RECORD: Darwin, C. R. 1885-1887. [Two letters to W. H. Fitton and Agassiz]. In E. C. Agassiz ed. Louis Agassiz: his life and correspondence. Boston: Houghton, Mifflin and Co., vol. 1, pp. 342-3; vol. 2, pp. 469-70.

REVISION HISTORY: Transcribed and edited by John van Wyhe 6.2021. RN1

NOTE: Parts of two letters by Darwin were printed in the letters of the Swiss-born American zoologist and geologist Jean Louis Rodolphe (Louis) Agassiz (1807-1873). The first is mistakenly stated to be addressed to "Dr. Tritten". It was in fact written on 23 June 1842 from Capel Curig, North Wales, to Dr William Henry Fitten (1780-1861), the Irish geologist. It is published in full in The Correspondence of Charles Darwin, vol. 2, p. 321.

The second letter was written to Louis Agassiz in June 1850 from Malvern. It is published in full in The Correspondence of Charles Darwin, vol. 4, p. 345.


[page] 342

C. DARWIN TO DR. TRITTEN.

Yesterday (and the previous days) I had some most interesting work in examining the marks left by extinct glaciers. I assure you, an extinct volcano could hardly leave more evident traces of its activity and vast powers.

[page] 343

I found one with the lateral moraine quite perfect, which Dr. Buckland did not see. Pray if you have any communication with Dr. Buckland give him my warmest thanks for having guided me, through the published abstract of his memoir, to scenes, and made me understand them, which have given me more delight than I almost remember to have experienced since I first saw an extinct crater. The valley about here and the site of the inn at which I am now writing must once have been covered by at least 800 or 1,000 feet in thickness of solid ice! Eleven years ago I spent a whole day in the valley where yesterday everything but the ice of the glaciers was palpably clear to me, and I then saw nothing but plain water and bare rock. These glaciers have been grand agencies. I am the more pleased with what I have seen in North Wales, as it convinces me that my view of the distribution of the boulders on the South American plains, as effected by floating ice, is correct. I am also more convinced that the valleys of Glen Roy and the neighboring parts of Scotland have been occupied by arms of the sea, and very likely (for in that point I cannot, of course, doubt Agassiz and Buckland) by glaciers also.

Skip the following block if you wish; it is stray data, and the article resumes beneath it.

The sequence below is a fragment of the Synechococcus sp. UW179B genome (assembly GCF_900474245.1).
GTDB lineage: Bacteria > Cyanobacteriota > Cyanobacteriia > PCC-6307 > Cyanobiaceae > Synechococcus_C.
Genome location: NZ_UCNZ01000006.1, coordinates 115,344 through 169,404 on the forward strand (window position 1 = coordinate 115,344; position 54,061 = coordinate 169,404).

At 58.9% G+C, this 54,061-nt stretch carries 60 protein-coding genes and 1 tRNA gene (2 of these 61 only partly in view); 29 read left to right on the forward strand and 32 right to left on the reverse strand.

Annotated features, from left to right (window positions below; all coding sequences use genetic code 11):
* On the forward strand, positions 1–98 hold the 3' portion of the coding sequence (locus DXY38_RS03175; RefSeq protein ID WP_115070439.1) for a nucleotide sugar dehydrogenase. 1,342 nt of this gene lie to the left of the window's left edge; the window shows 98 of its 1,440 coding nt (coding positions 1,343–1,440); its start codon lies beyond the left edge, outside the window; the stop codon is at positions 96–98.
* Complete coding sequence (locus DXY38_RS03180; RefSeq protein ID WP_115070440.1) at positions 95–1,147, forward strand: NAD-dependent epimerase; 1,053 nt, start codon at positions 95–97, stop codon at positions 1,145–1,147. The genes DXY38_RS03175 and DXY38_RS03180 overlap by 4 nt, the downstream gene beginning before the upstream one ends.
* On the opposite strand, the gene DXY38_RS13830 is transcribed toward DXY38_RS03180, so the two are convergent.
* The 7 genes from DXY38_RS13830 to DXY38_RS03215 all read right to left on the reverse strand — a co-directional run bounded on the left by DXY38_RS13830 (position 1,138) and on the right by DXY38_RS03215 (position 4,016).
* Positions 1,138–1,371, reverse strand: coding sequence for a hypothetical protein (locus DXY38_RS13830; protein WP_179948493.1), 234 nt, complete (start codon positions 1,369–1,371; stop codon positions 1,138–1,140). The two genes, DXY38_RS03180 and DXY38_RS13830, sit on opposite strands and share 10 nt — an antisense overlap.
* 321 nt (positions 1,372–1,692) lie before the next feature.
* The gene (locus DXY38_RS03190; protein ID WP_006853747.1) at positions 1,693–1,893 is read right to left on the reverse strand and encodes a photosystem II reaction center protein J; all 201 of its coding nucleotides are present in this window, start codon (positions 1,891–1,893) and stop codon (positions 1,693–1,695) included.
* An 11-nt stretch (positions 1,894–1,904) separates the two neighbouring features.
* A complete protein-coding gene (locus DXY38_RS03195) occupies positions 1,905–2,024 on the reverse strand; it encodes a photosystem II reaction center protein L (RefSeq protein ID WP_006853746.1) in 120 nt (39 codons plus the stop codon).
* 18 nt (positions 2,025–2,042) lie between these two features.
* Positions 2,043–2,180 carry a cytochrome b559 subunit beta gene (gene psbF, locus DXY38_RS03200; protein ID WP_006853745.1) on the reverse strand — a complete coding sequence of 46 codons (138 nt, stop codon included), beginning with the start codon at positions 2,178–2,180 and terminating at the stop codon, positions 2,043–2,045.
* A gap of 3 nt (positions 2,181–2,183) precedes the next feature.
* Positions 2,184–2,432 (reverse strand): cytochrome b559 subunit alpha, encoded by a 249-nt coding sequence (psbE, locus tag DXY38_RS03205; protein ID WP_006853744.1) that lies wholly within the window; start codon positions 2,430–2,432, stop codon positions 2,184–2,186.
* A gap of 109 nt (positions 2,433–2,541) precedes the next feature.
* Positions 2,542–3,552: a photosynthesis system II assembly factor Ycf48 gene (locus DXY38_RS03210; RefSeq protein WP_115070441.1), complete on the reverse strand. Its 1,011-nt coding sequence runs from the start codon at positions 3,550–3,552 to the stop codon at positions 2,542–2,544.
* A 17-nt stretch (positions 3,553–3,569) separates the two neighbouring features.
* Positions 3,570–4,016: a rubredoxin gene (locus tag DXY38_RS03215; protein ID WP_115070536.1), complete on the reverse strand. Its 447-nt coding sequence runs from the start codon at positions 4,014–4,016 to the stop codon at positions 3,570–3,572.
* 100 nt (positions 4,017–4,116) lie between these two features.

[page] 469

FROM CHARLES DARWIN.

DOWN, FARNBOROUGH, KENT,

June 15 [1850, probably].

MY DEAR SIR,—I have seldom been more deeply gratified than by receiving your most kind present of "Lake Superior." I had heard of it, and had much wished to read it, but I confess it was the very great honor of having in my possession a work with your autograph, as a presentation copy, that has given me such lively and sincere pleasure. I cordially thank you for it. I have begun to read it with uncommon interest, which I see will increase as I go on.

The Cirripedia, which you and Dr. Gould were so good as to send me, have proved of great service to me. The sessile species from Massachusetts consist of five species. . . . Of the genus Balanus, on the shores of Britain, we have one species (B. perforata Bruguière), which you have not in the United States, in the same way as you exclusively

[page] 470

have B. eburneus. All the above species attain a somewhat larger average size on the shores of the United States than on those of Britain, but the specimens from the glacial beds of Uddevalla, Scotland, and Canada, are larger even than those of the United States.

Once again allow me to thank you with cordiality for the pleasure you have given me.

Believe me, with the highest respect, your truly obliged,

C. DARWIN.


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Citation: John van Wyhe, editor. 2002-. The Complete Work of Charles Darwin Online. (http://darwin-online.org.uk/)

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